The Household Gods of Freedom
For Southerners of my antique persuasion, Russell Kirk’s John Randolph of Roanoke is a locus classicus. And for most American conservatives, it is a work of decisive importance, a path leading into a neglected portion of our common patrimony, a portion now not well understood, even in the South. For in this book is organized and preserved, with grace and economy, the still persuasive testimony of the most noble and disinterested of the Old Republicans, the American political figure who, in the first quarter of the nineteenth century, set his face most resolutely against the great god Whirl. John Randolph embodied the wisdom of the Antifederalists. And in that role acted out, bespoke, what now appears to be our most durable inheritance from the Virginia dynasty. To see Kirk’s study of Randolph’s career (first published in 1951) reissued in one of the handsome editions of the Liberty Press is therefore an occasion for real rejoicing. For, in this era of unchallenged statism, we stand in need of Randolph’s public example as never before: his searching critique of the “metaphysical madness” which comes from an ideological reading of the Revolution. Dialectics and abstraction threaten the very foundations of our civil order. And require of us that we be able, through the study of his language and his thought, to invoke the shade of the American Burke.
Though it is a study of Randolph’s political thought, and not a biography per se, Kirk’s analysis contains a judicious account of his subject’s life, both in Congress and at home in the Southside of Virginia, plus a thorough explanation of his personal and intellectual relations with many of his contemporaries: his cousin Mr. Jefferson, Taylor, John Adams, John Quincy Adams, Calhoun, and Jackson. The role of religion and of humane letters in the formation of his mind, his reaction to the radical teachers of his youth, and the prudence and charity of his posture as a reluctant slaveholder are fully detailed. But what distinguishes this Kirk opus is its scholarly acumen. It is, with his Eliot, a monument to his learning, in that much abused word’s proper sense. As a Southerner, I have always been amazed that a young man from central Michigan should have been able to penetrate the formidable barriers which separated him and the agrarian, slave-holding world of John Randolph. But there is a ready explanation. For Dr. Kirk has been throughout his career, the American interpreter of the English Old Whigs and of their master spirit, Edmund Burke. Only in the context of this tradition may John Randolph be understood.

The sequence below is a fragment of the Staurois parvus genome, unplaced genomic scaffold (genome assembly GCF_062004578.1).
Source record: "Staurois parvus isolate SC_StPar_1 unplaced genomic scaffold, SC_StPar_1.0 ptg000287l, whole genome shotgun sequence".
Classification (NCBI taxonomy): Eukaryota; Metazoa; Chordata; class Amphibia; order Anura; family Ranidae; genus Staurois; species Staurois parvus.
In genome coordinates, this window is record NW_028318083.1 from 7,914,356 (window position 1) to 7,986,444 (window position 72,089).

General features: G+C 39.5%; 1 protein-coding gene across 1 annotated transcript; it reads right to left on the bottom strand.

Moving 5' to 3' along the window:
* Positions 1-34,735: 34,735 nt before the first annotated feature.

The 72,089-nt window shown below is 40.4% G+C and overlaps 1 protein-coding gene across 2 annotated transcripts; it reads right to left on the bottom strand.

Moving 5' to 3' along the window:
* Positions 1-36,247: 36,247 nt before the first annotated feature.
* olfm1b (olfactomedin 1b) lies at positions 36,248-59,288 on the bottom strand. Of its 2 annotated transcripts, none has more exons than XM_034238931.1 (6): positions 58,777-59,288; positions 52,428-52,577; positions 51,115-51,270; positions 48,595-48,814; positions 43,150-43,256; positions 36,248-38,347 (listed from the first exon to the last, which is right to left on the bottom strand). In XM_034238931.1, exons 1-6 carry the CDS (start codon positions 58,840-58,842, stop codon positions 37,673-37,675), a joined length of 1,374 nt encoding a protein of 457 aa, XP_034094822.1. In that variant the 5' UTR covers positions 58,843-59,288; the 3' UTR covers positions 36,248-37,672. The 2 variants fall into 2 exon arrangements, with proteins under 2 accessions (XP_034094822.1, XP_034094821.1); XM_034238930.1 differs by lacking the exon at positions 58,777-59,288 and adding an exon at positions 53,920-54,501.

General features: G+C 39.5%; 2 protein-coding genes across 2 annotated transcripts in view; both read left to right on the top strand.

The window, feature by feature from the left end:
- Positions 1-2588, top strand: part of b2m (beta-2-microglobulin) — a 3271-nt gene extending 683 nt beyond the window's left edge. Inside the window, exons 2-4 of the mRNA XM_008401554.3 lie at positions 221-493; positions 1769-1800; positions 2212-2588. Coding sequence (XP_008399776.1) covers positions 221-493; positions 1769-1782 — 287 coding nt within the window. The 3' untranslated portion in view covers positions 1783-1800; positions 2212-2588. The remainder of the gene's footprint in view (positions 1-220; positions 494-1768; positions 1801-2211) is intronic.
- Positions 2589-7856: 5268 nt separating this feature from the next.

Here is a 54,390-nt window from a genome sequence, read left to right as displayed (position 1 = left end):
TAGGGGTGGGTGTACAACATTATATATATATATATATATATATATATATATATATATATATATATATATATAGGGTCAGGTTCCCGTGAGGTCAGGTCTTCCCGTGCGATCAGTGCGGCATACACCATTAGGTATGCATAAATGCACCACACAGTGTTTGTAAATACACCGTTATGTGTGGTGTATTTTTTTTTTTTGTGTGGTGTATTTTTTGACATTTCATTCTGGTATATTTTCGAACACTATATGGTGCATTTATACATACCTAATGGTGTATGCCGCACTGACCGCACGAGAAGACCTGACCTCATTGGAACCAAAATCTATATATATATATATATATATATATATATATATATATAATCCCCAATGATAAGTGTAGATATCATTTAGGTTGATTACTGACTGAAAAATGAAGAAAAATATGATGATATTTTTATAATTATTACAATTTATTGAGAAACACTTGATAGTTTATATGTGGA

That Randolph has been an influence throughout the political history of the South is only now receiving its proper recognition: in recent studies of the conservative Democrats in Missouri; in introductions to the South Carolina edition of the papers of Calhoun; in the biographies of the statesmen who sought to give the region a total independence from Federalist heresies with the secession of 1860–61. Nor has his voice been ever silent below the Potomac and the Ohio, even though the legitimate sons of the Tertium Quids grow to be fewer and fewer with the ominous declensions of our time. Yet, whenever a Byrd, a Stennis, or an Allen thunders his own delenda est Carthago at the “energetic government” of this day, wherever theft by taxation or the worship of King Numbers is protested in principle and by prescription, we hear in the background the voice of the planter/statesman of Roanoke—that faithful steward of “the household gods of freedom.” Of course, the Jacobins of today continue to “feed the cauldron and make it bubble,” continue to translate “natural rights” into “patronage and debt.” But the results of their policy have done nothing to discredit the prescience of Randolph and Taylor, Calhoun and Stephens. Or to make us less appreciative of having available to our consideration and reflection so fine a collection of Randolph’s public papers and political correspondence, prefaced by so thoughtful a commentary upon the changeless truths which they contain.
Dr. M. E. Bradford (1934–1993) was professor of English at the University of Dallas.
Posted: May 13, 2012 in Best of the Bookman.
Did you see this one?
The Witness Revisited
Joseph S. Salemi
Volume 46, Number 1 (Spring 2008)